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7902: Current political crisis had its origins in 1997 (fwd)
From: Max Blanchet <email@example.com>
1. Haiti: Radio commentary says current political crisis had its origins
Haiti: Radio commentary says current political crisis had its origins in
BBC Monitoring Service - United Kingdom; May 15, 2001
Text of report by Haitian Metropole radio on 15 May
Once again, a new OAS mediation mission has left without being able to bring
the protagonists together. The seventh failed OAS attempt, which was
reinforced this time by Caricom [Caribbean Community], does not surprise
anybody. It is the same old story that both the Lavalas Family [FL] and the
Convergence have been telling. They both blame each other for the crisis.
Journalist Jean Numa Goudou comments on the situation:
[Goudou - recording] The Haitian people do not lack proposals for resolving
the crisis. They have plenty of those, according to the OAS and Caricom
representatives. [OAS and Caricom Assistant Secretaries-General] Luigi
Einaudi and Albert Ramdin said: "We are impressed."
But how can one negotiate a problem that is insoluble on its own terms? The
OAS and Caricom emissaries held only one meeting with the Convergence and
three working sessions and a long telephone conversation with the head of
the Lavalas Family in four days. But the diplomats said: No concrete,
effective steps have been taken. And yet, time is running out. The people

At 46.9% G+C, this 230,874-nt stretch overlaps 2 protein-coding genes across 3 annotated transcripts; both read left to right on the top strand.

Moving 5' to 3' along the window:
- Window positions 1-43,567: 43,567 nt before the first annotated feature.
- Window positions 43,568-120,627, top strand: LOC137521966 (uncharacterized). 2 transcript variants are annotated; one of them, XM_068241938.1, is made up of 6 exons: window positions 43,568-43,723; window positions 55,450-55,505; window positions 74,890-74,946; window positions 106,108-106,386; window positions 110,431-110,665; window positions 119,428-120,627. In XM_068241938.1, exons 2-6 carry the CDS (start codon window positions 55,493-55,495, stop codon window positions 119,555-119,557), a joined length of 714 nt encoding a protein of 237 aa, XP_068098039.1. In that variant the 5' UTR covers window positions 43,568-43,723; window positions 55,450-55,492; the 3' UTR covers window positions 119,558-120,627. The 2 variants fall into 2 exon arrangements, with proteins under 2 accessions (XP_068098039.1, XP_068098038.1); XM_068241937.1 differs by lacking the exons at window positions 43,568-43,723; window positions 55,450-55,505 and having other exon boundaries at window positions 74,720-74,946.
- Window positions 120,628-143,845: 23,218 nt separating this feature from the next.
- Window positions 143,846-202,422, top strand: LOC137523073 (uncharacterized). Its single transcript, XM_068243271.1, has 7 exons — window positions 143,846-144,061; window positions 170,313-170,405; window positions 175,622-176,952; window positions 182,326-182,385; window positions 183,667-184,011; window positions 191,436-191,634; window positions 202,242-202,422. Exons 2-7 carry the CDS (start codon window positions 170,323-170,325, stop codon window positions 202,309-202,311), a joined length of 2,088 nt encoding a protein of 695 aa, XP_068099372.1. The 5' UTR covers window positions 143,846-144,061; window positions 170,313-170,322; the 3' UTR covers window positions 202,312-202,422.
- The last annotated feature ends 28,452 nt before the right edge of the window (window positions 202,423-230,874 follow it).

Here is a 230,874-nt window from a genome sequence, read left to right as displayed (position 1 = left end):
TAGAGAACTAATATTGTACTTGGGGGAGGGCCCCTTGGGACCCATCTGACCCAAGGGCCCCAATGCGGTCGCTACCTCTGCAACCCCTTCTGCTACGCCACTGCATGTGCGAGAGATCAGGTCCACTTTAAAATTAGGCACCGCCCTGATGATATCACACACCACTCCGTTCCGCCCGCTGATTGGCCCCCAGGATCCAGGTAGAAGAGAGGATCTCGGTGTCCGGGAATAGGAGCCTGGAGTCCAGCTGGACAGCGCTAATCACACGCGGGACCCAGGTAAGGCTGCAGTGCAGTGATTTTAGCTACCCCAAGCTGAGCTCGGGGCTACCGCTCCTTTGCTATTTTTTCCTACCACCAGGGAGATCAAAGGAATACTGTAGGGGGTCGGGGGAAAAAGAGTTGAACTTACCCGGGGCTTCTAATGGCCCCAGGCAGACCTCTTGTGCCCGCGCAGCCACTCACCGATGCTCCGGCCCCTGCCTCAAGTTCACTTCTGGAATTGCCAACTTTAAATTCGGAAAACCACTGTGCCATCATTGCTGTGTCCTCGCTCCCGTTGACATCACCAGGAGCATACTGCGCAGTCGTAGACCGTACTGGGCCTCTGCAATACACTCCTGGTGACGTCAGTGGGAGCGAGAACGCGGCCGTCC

are suffering. As time passes the situation is getting more and more
difficult for everybody.
Time is running out, yet they had time to hold meetings, seven times in all.
In fact, this OAS attempt to find a solution for all, the way out of the
crisis, the political compromise, the patriotic sacrifice, all those things
have been a remarkable failure. The Civil Society Initiative Group [GISC]
can hardly stand it. Rosny Desroches does not hide his feelings: I must say
honestly that there was a time when I felt humiliated as a Haitian to see
that foreigners are obliged to commute between Trinidad, Washington and
Port-au-Prince, three to six times while we are like adolescents and childre
n, incapable of resolving our problems.
In fact, the protagonists never accept their own mistakes. They blame their
opponent for their own mistakes. As a matter of fact, it looks as if neither
the Lavalas Family nor the Convergence has responsibility for the
persistence of the crisis. Everybody is clean [previous word in English].
Jonas Petit pleads the cause of Lavalas and Evans Paul defends the
Convergence. Petit said: "Because of the frequent refusals of the
Convergence to meet the head of state, HE Jean-Bertrand Aristide, the FL
delegates have, therefore, concluded that the Convergence is still sticking
to its proposition, which is the annulment of the year 2000 elections.
And Paul of the Convergence said: In the Convergence it is clear that there
are concessions which we want to make. But they cannot tell us to make the
concessions before the negotiations start. Nor can they tell us to deal with
an adversary whom we do not trust.
It will soon be a year since the crisis started, since the challenge of the
21 May elections. But they often forget that the Haitian crisis is much
older than that and more political than that. This struggle between fellow
enemies issued from the same political party started on 3 November 1996 with
the birth of the Lavalas Family in Jacmel. And the break-up with the
Struggling People's Organization [OPL] was sealed on 9 June 1997 with the
resignation of Prime Minister Rosny Smarth. And since then, the door has
been open to any crisis.
Source: Radio Metropole, Port-au-Prince, in French 1145 gmt 15 May 01
/BBC Monitoring/ © BBC.